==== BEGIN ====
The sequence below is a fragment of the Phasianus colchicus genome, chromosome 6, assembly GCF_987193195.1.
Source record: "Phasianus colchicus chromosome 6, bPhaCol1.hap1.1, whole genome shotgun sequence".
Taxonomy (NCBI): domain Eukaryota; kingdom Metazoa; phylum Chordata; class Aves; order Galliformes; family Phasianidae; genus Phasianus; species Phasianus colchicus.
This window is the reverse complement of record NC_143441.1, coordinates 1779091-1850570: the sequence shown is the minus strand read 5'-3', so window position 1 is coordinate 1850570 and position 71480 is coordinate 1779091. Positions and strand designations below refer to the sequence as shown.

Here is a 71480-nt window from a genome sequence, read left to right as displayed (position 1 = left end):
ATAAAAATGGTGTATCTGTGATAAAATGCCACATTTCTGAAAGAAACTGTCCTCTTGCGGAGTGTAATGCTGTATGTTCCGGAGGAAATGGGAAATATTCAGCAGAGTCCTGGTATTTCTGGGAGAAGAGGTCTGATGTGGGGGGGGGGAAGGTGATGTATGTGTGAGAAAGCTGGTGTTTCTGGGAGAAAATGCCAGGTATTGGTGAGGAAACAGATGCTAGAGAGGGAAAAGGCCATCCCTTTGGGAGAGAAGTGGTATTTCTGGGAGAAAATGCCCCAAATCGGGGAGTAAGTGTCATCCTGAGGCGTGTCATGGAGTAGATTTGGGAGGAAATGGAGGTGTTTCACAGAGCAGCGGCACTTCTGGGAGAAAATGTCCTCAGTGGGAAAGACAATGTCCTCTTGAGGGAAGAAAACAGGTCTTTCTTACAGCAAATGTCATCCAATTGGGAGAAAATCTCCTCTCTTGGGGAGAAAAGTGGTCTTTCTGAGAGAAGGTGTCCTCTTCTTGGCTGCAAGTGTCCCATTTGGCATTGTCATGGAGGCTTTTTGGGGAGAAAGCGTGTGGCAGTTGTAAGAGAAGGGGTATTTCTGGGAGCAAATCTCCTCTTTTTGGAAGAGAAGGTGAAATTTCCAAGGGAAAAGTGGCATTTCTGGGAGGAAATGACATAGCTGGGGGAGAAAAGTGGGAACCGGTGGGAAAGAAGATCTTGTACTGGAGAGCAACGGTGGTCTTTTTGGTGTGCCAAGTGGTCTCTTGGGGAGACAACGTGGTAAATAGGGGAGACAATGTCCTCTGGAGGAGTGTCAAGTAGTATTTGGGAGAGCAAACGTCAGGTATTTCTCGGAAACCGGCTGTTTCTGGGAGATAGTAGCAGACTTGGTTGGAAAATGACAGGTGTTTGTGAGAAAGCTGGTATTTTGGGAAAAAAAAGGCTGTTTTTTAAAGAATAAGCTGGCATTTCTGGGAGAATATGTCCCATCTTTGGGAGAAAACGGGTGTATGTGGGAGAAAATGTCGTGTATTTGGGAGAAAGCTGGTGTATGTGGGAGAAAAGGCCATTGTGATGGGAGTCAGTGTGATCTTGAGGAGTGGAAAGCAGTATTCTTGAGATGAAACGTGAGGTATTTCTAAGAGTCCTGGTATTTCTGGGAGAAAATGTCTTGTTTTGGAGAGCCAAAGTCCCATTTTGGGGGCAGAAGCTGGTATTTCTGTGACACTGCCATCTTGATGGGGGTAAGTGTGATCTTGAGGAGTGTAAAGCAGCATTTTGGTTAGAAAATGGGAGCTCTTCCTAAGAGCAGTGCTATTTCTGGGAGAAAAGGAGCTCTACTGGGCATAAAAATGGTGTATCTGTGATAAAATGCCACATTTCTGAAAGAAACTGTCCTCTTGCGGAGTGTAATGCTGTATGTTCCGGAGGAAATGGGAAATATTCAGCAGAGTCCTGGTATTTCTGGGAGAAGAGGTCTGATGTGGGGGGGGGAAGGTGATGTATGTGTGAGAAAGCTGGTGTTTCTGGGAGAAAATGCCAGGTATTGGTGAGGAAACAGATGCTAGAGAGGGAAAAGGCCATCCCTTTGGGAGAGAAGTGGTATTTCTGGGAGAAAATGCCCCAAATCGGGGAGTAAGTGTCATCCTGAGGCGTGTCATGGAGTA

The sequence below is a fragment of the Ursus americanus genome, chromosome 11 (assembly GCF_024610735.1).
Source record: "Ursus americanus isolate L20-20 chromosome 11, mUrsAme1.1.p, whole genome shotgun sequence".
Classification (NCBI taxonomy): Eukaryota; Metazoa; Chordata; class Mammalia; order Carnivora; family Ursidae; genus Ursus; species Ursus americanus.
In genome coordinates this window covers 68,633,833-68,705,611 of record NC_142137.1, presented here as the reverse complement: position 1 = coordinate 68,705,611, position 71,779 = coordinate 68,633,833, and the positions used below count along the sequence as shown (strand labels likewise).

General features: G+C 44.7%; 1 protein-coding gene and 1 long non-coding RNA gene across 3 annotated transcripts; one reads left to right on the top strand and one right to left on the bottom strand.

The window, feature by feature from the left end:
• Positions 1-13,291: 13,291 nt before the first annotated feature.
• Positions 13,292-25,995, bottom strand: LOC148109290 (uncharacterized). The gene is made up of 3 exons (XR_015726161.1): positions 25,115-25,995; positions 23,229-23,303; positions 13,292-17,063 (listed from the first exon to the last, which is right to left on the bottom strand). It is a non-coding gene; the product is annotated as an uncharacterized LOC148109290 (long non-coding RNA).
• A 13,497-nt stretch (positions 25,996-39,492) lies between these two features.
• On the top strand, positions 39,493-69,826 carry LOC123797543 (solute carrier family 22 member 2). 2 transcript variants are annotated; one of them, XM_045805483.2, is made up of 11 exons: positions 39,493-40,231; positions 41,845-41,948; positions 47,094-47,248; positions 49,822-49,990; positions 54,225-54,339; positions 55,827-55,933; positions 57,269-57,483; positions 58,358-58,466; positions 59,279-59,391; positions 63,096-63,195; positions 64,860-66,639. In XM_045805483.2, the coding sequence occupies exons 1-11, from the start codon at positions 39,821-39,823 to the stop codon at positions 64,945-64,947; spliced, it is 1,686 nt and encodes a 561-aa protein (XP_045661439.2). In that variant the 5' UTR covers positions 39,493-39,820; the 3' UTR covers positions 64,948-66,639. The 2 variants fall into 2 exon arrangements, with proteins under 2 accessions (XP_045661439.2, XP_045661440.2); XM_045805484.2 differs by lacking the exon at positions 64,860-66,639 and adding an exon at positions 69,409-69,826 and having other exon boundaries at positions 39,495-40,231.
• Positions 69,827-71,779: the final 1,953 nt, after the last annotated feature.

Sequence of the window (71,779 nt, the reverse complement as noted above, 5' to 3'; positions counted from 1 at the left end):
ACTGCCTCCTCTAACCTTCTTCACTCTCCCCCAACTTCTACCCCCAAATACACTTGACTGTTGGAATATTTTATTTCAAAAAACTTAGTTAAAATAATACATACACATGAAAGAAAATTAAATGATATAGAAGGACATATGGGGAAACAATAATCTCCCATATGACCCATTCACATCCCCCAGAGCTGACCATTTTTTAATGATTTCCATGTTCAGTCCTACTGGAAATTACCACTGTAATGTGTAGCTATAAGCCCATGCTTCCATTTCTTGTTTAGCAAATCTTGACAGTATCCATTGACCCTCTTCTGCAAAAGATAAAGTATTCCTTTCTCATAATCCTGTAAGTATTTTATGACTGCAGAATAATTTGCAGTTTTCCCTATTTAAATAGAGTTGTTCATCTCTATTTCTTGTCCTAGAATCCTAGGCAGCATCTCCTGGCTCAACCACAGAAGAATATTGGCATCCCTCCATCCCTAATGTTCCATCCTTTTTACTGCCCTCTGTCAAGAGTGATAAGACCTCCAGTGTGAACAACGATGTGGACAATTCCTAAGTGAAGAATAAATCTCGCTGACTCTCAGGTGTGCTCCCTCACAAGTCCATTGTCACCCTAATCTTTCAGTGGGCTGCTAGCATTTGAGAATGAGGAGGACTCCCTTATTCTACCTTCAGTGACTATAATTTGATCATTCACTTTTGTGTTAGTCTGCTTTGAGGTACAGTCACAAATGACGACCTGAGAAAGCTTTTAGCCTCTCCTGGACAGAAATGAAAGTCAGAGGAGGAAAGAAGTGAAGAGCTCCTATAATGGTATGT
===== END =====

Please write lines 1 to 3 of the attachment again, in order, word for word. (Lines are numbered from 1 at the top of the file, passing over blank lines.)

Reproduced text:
The sequence below is a fragment of the Phasianus colchicus genome, chromosome 6, assembly GCF_987193195.1.
Source record: "Phasianus colchicus chromosome 6, bPhaCol1.hap1.1, whole genome shotgun sequence".
Taxonomy (NCBI): domain Eukaryota; kingdom Metazoa; phylum Chordata; class Aves; order Galliformes; family Phasianidae; genus Phasianus; species Phasianus colchicus.